In October’s ‘Lutheran Witness’: Why the Reformation matters

In 2017, The Lutheran Church—Missouri Synod will celebrate the 500th anniversary of the Reformation. In preparation, the special October issue of The Lutheran Witness, which includes eight extra pages, focuses on why the Reformation still matters to Lutherans today.

in-lw-inArticles explain what it means to believe in faith alone, grace alone, Scripture alone and Christ alone. Others focus on the important documents, people and tenets that impacted the Reformation. A timeline of secular and ecclesiastical events outlines what else was going on in the world while Luther was busy writing. And a variety of ideas on how to celebrate the Reformation in churches, homes and schools also is included.

Many of the articles printed in this issue were originally posted at, a website worth bookmarking. Interested readers may visit that site or for more.

Posted  October 4, 2016

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One Response to In October’s ‘Lutheran Witness’: Why the Reformation matters

  1. John J Flanagan October 18, 2016 at 6:35 pm #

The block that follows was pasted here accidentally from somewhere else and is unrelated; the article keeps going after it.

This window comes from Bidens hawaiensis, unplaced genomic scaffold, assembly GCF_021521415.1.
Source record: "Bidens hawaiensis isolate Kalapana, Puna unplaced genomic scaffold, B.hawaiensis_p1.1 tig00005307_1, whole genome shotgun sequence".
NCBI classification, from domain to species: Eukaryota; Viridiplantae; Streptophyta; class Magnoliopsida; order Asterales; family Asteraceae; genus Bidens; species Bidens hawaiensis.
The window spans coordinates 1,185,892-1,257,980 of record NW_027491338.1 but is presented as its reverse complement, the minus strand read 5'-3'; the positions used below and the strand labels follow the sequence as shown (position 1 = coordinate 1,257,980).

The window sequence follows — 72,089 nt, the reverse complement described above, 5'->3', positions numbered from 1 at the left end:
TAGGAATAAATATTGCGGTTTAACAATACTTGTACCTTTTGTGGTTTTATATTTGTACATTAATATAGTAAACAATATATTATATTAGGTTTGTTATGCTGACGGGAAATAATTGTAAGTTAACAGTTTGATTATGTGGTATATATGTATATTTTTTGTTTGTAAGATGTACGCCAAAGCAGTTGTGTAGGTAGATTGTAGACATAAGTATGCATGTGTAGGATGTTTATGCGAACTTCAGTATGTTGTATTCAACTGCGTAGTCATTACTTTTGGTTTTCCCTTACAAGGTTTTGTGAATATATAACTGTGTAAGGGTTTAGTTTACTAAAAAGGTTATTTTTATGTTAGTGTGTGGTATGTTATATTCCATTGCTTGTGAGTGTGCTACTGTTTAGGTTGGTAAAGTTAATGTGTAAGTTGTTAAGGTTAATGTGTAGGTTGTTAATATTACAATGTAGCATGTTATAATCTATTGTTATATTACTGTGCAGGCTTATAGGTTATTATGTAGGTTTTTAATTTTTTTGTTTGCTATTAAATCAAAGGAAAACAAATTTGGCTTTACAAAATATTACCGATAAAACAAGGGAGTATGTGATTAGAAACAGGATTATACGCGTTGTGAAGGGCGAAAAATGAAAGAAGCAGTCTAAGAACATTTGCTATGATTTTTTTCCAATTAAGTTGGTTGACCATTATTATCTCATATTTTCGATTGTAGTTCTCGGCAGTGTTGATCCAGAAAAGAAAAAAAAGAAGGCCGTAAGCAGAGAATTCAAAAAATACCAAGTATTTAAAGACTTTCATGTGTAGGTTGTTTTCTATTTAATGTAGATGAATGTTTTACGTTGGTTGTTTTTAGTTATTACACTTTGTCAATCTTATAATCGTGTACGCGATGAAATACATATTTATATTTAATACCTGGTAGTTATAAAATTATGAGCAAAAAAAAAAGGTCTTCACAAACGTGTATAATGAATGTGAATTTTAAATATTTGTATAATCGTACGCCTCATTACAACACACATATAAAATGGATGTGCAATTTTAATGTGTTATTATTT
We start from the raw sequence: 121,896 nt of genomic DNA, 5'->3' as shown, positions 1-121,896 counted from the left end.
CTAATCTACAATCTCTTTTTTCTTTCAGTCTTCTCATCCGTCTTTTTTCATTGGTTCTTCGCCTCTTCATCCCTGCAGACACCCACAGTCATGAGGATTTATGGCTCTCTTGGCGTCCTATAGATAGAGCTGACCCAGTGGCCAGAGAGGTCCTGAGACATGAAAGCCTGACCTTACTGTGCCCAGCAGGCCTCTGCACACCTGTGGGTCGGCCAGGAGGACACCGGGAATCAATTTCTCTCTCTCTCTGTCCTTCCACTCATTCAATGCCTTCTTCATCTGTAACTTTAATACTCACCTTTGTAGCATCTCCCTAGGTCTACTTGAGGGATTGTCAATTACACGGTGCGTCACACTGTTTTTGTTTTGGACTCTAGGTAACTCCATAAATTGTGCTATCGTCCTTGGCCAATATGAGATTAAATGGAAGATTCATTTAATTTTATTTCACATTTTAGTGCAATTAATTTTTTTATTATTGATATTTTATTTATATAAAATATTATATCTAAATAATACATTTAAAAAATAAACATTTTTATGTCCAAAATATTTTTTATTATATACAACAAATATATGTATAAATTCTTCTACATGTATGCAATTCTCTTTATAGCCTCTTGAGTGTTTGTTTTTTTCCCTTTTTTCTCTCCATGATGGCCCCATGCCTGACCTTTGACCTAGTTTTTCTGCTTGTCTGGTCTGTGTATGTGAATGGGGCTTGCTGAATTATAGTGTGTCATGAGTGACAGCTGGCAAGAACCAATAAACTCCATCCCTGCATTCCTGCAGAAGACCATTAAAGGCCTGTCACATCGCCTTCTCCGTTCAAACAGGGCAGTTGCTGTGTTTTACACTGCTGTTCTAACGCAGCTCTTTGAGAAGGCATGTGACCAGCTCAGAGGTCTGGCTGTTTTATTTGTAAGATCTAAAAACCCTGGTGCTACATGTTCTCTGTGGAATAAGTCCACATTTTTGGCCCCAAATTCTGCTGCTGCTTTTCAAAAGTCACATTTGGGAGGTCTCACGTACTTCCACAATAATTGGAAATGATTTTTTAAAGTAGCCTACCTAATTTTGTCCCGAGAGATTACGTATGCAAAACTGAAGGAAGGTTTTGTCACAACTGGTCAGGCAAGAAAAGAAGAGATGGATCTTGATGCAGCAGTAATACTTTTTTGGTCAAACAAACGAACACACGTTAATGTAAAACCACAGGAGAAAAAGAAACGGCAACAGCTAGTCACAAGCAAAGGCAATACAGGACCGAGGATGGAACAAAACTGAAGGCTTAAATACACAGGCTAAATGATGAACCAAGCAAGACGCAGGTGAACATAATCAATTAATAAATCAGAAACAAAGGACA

I understand the importance of the Reformation and Luther’s part, along with Tyndale and Wycliffe, in making the Bible available in the vernacular tongue of Christians everywhere. This was a shock to the Roman Church and the Papal system. However, we know the Reformation hardly “reformed” the Catholic Church to any great effect. If anyone who seriously studies the subject can please tell me which false doctrines were abandoned by the Roman Church, I would be pleased to know about it. And since the Roman Church started the “Counter Reformation” to discredit Luther and bring back to the Papal fold those who had gone after Luther, well, how successful was the Reformation? Half of Germany was Catholic, the other half Lutheran, and numerous religious wars and bloodshed spilled all over Europe for close to a century. Today, the Catholic Church no longer sends Jesuits and Dominican monks to arrest and burn heretics, and it no longer controls nations, but it is still the same as it was during Luther’s revolt, having added a few more Papal edicts and false doctrines since then. Luther’s greatness lied in his unswerving desire to free Christianity from the Papal nightmare and make the word of God available to each of us. And this alone was a seismic event.

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